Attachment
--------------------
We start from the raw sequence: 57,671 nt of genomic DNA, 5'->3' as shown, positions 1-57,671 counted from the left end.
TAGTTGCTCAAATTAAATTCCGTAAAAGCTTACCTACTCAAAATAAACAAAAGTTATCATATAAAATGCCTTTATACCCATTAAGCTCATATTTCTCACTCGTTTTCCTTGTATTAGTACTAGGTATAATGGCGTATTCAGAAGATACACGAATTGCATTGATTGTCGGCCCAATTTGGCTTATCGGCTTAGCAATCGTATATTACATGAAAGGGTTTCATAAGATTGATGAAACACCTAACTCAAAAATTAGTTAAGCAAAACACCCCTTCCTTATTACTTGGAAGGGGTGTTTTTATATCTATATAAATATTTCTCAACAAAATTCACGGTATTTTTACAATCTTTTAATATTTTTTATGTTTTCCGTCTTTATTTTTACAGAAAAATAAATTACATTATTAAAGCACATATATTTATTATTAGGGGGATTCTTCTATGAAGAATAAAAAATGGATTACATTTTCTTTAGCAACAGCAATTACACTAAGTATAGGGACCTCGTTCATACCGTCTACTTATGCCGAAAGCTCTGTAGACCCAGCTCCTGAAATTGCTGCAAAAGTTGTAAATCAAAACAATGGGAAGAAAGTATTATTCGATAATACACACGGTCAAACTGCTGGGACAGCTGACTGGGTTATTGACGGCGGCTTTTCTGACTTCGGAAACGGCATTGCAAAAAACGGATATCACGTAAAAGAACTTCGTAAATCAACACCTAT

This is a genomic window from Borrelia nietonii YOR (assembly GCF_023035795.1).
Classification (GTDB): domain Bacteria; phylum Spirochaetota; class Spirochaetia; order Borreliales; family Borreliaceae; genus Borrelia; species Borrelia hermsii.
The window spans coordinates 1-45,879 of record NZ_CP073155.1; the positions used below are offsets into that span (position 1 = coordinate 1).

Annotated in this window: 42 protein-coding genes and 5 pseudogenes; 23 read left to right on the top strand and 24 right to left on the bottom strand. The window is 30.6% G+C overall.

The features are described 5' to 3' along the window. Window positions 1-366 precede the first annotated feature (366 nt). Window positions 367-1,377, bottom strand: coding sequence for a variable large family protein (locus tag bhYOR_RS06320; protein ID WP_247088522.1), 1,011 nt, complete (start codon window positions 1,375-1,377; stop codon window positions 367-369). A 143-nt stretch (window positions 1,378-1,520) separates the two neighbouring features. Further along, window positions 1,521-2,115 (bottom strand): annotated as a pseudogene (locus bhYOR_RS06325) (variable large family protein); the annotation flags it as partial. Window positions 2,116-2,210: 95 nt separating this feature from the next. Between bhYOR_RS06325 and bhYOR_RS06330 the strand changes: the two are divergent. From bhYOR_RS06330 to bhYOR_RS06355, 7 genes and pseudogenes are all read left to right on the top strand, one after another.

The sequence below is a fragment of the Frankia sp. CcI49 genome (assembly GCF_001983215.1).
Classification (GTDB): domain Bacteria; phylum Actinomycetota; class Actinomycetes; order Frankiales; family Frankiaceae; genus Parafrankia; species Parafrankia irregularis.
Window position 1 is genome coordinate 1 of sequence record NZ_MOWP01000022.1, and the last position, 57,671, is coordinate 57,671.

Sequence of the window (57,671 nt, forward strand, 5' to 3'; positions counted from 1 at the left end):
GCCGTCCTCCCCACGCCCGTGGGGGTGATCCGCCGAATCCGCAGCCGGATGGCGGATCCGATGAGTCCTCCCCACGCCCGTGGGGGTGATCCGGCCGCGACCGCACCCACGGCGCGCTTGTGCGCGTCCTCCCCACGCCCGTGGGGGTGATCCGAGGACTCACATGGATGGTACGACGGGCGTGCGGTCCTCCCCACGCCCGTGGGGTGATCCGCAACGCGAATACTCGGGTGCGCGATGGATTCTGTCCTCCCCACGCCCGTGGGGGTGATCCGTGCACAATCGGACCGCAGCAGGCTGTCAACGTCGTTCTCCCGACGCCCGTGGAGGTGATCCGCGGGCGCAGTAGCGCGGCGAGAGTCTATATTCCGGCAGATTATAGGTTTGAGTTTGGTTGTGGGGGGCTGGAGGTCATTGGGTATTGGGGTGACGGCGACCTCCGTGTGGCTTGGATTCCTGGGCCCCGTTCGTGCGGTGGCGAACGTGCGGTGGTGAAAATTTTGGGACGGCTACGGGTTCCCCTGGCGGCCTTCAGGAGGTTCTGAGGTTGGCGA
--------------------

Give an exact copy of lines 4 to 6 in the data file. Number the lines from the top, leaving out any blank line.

Classification (GTDB): domain Bacteria; phylum Spirochaetota; class Spirochaetia; order Borreliales; family Borreliaceae; genus Borrelia; species Borrelia hermsii.
The window spans coordinates 1-45,879 of record NZ_CP073155.1; the positions used below are offsets into that span (position 1 = coordinate 1).

Annotated in this window: 42 protein-coding genes and 5 pseudogenes; 23 read left to right on the top strand and 24 right to left on the bottom strand. The window is 30.6% G+C overall.